URL in your browser window will show the name of the page which you requested, but the
   content of the page will be created by the index.php script!  This technique
   can obviously be extended to pass multiple query strings to a page - all you're limited
   by is your imagination.

Conditional Statements and mod_rewrite

   But what happens when you start getting people hotlinking to your images (or other files)?
   Hot linking is the act of including an image, media file, etc from someone else's server
   in one of your own pages as if it were your own.  Obviously, as a webmaster, there are
   plenty of times when you don't want people doing that.  You'll almost certainly have seen examples
   where someone has linked to one image on a website, only for a completely different,
   "nasty" one to be shown instead.  So, how is this done?

   It's pretty simple really.  All it takes are a couple of RewriteCond statements in your
   .htaccess file.

   RewriteCond statements are as they sound - conditional statements for RewriteRules.
   The basic format for a RewriteCond is RewriteCond test_string cond_pattern.
   For our purpose, we will set the test_string to be the HTTP_REFERER.  If the test string
   is neither empty nor our own server, then we will serve an alternative (low bandwidth)
   image, which tells the person who is hotlinking off for stealing our bandwidth.

   Here's how we do that:

RewriteEngine on
RewriteCond %{HTTP_REFERER} !^$
RewriteCond %{HTTP_REFERER} !^http://(www\.)?*$ [NC]
RewriteRule \.(gif|jpg|png)$ [R,L]

   Here, the RewriteRule will only be performed if all the preceeding RewriteConds are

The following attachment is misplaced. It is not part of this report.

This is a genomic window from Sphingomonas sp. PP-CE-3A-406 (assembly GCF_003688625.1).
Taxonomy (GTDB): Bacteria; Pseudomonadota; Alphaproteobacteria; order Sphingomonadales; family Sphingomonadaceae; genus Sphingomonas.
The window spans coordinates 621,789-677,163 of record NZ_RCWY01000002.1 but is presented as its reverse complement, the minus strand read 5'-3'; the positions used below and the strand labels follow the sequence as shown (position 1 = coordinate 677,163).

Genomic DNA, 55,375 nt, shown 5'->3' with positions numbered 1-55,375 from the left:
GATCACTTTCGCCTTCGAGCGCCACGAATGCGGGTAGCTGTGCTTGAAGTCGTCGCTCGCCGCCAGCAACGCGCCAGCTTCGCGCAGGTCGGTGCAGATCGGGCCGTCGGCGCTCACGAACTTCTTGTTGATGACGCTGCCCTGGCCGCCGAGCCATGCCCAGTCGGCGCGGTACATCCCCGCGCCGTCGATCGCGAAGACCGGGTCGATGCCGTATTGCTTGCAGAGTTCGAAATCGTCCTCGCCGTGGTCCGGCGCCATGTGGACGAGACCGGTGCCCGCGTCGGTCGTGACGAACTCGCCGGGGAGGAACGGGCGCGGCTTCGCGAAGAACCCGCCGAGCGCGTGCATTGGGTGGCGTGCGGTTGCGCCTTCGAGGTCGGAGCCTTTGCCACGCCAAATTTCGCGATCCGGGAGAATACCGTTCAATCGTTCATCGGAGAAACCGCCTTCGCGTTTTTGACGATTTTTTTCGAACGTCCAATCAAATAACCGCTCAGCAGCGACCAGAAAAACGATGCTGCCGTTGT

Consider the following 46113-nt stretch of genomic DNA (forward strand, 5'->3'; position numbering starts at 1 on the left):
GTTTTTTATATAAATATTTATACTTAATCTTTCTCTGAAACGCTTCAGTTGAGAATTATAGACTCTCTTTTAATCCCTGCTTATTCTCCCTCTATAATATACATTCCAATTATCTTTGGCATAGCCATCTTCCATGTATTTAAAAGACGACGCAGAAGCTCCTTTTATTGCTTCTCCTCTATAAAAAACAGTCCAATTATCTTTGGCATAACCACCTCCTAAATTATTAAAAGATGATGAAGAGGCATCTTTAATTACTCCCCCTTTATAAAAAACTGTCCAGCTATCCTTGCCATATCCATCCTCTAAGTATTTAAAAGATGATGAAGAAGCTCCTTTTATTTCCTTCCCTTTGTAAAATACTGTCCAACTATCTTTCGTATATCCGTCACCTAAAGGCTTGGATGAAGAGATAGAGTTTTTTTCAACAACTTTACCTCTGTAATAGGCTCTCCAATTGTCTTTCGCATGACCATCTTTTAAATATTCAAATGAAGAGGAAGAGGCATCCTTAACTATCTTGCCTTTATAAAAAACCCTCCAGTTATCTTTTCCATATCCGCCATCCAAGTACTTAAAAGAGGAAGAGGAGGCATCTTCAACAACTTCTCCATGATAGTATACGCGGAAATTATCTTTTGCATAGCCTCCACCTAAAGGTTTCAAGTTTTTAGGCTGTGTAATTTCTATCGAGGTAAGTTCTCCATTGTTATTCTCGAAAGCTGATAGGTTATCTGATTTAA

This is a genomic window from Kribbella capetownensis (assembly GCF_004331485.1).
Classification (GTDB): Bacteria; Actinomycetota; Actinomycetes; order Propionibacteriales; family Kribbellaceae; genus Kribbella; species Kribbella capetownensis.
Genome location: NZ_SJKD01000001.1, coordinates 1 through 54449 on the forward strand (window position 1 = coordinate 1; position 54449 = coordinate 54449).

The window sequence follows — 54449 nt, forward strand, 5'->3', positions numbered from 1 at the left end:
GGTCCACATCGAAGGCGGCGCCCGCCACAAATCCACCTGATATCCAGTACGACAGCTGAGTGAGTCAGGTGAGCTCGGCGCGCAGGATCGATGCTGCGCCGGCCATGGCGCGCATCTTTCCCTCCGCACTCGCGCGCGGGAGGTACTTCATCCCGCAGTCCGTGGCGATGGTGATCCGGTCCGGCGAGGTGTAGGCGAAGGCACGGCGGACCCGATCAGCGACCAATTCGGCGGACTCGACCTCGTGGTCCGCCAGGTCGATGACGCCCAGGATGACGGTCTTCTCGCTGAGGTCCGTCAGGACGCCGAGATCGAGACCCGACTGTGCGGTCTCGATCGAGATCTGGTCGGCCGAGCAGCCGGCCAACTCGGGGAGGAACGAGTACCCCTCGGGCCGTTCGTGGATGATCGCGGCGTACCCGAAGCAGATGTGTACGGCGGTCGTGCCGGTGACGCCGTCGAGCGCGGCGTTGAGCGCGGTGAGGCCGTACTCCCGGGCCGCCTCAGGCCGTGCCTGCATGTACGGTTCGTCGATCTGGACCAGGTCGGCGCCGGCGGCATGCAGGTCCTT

fulfilled.  In the second RewriteCond, [NC] simply means "No Case", so it
   doesn't matter whether the domain name was written in upper case, lower case or a mixture
   of the two.  So, any requests for gif, jpg or png files from referers other than
   will result in your "nasty" image being shown instead.  

   The [R,L] in
   the RewriteRule simply means "Redirect, Last".  So, the RewriteRule will visibly redirect
   output to "nasty.gif" and no more RewriteRules will be performed on this URL.

   If you simply don't want the hot linkers to see any image at all when they hot link to your
   images, then simply change the final line to
   RewriteRule \.(gif|jpg|png)$ - [F].  The - means "don't rewrite
   the requested URL", and the [F] means "Forbidden".  So, the hot linker will
   get a "403 Forbidden message", and you don't end up wasting your bandwidth.


  mod_rewrite is an incredibly handy tool to have in your arsenal.  This article only
  scratched the surface of what is possible with mod_rewrite, but should have given you
  enough information to go out and start mod_rewriting history yourself!

Tags: Linux